Sunday, March 20, 2011

A Wrinkle in Time

A Wrinkle in Time. Just hearing the title takes me back to those late elementary school days. I remember spending a solid two weeks reading everything I could get my hands on sometime during my fourth grade year because our teacher had come up with the brilliant idea of letting us earn homework passes for reading. All you had to do was read a book and tell her what you'd read at school the next day. She'd put it all on a big chart for everyone to see, and after you got up to so many books (ten maybe?), you were given a pass to use in place of actually doing your homework! (This would be really helpful in grad school actually.) Though I didn't have a lot of books at home, my neighbor did. Picture books and chapter books and those early reader ones. I sat on the floor of her apartment and read probably fifteen books the first day. I can still remember the look on my teacher's face when I brought in the long list. Dear Mrs. Christian. She was one of those who secretly, outside of class, must have laughed all the time because smile lines showed around her mouth and eyes even when she wasn't smiling. She had a sparkle in her eye I couldn't understand at the time, but now I know it was a mix of mischievousness and determination.

Once on the playground, a boy hit her and ran away from school. We were taken back to our classroom by another teacher and sat terrified wondering what would happen to Michael (yet utterly impressed that he'd run from school grounds without looking back). The entire class held its breath in silence, waiting for Mrs. Christian to return. I was sure she'd have that angry teacher look on her face and punish us the rest of the day for what he'd done, but when she came into the room, hair disheveled and face red, she wore a huge smile. I'm sure there was a collective sigh. "I'm getting too old to run like that," she said, or something similar, and suddenly everything was okay again. That's the kind of teacher Mrs. Christian was. When she saw my long list, she looked at me and said, "Picture books don't count," but her sparkly eyes said, "You cheated, but I'm impressed." Or at least that's what I thought they said. She let me have a homework pass but said I'd have to use books closer to my reading level for it to count the next time. I guess she knew I'd probably read 1000 picture books to get out of work for the rest of the school year if given the chance.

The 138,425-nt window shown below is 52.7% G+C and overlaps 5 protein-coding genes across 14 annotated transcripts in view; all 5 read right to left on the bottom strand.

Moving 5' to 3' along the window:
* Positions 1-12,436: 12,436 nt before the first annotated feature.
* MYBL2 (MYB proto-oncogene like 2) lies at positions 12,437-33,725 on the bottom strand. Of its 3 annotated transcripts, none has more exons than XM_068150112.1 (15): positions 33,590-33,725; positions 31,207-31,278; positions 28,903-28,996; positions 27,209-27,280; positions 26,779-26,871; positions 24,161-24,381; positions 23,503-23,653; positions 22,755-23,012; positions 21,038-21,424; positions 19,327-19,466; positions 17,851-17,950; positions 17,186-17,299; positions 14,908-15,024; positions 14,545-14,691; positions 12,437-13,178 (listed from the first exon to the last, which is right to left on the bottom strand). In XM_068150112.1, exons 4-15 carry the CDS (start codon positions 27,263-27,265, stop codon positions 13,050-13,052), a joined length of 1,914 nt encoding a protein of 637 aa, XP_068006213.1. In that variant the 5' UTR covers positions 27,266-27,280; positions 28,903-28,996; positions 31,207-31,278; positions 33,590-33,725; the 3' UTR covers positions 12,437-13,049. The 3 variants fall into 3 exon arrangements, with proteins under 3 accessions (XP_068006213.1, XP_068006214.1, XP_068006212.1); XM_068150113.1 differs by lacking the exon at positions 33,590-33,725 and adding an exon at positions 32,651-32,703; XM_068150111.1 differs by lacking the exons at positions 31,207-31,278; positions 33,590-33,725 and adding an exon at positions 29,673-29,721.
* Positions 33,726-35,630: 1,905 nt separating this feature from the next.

Sorry, I meant to talk about A Wrinkle in Time, but that's what seeing one of my old favorites does to's like a wormhole. Suddenly I'm back, and I can see Mrs. Christian's red face and feel my relief that she's smiling instead of angry. "Funniest thing," she said. "Michael saw his dad parked at the grocery store and took off." Another collective sigh mixed with the mystery of coincidence. We must have all thought he'd never be seen again. I did. He'd live on the train tracks and grow a beard. He'd live off of scraps and have a shabby dog for a companion and--oh, but never mind, his dad was just parked across the road, so all was well.

I'm reading A Wrinkle in Time today in order to analyze it for class. That means I find the figurative language, note sentence structure and diction and point of view, look for distinctions in characterization, things like that. I loved the story as a kid because it appealed to my imaginative side, the side that wondered about the universe and what could be and what couldn't be. I remember thinking, could this really happen? Could it be real? Maybe. It could be. Why not? This book was probably my first exposure and response to realistic fantasy (or science fiction depending who's categorizing) and had that very effect on me--to seem real but surely not real at the same time. Lovely.